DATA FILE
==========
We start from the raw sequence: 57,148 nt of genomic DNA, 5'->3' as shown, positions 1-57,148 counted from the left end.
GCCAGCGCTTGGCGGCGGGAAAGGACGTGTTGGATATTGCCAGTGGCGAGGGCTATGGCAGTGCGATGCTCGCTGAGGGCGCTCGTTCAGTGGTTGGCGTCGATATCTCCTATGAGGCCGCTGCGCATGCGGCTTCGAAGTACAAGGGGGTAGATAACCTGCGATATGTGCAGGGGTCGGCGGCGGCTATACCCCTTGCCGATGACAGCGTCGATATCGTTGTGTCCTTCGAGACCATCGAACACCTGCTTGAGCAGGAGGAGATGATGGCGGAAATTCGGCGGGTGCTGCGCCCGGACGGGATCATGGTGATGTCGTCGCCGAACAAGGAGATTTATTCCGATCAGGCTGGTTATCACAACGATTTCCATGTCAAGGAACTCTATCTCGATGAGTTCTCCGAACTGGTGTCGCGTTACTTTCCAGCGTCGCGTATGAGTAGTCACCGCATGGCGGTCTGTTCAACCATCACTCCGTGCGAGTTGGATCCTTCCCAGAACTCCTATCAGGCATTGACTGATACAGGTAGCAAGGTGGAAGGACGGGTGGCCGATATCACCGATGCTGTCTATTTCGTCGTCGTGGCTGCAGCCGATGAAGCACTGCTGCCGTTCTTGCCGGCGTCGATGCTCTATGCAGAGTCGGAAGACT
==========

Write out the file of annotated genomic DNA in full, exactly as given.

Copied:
We start from the raw sequence: 57,148 nt of genomic DNA, 5'->3' as shown, positions 1-57,148 counted from the left end.
GCCAGCGCTTGGCGGCGGGAAAGGACGTGTTGGATATTGCCAGTGGCGAGGGCTATGGCAGTGCGATGCTCGCTGAGGGCGCTCGTTCAGTGGTTGGCGTCGATATCTCCTATGAGGCCGCTGCGCATGCGGCTTCGAAGTACAAGGGGGTAGATAACCTGCGATATGTGCAGGGGTCGGCGGCGGCTATACCCCTTGCCGATGACAGCGTCGATATCGTTGTGTCCTTCGAGACCATCGAACACCTGCTTGAGCAGGAGGAGATGATGGCGGAAATTCGGCGGGTGCTGCGCCCGGACGGGATCATGGTGATGTCGTCGCCGAACAAGGAGATTTATTCCGATCAGGCTGGTTATCACAACGATTTCCATGTCAAGGAACTCTATCTCGATGAGTTCTCCGAACTGGTGTCGCGTTACTTTCCAGCGTCGCGTATGAGTAGTCACCGCATGGCGGTCTGTTCAACCATCACTCCGTGCGAGTTGGATCCTTCCCAGAACTCCTATCAGGCATTGACTGATACAGGTAGCAAGGTGGAAGGACGGGTGGCCGATATCACCGATGCTGTCTATTTCGTCGTCGTGGCTGCAGCCGATGAAGCACTGCTGCCGTTCTTGCCGGCGTCGATGCTCTATGCAGAGTCGGAAGACT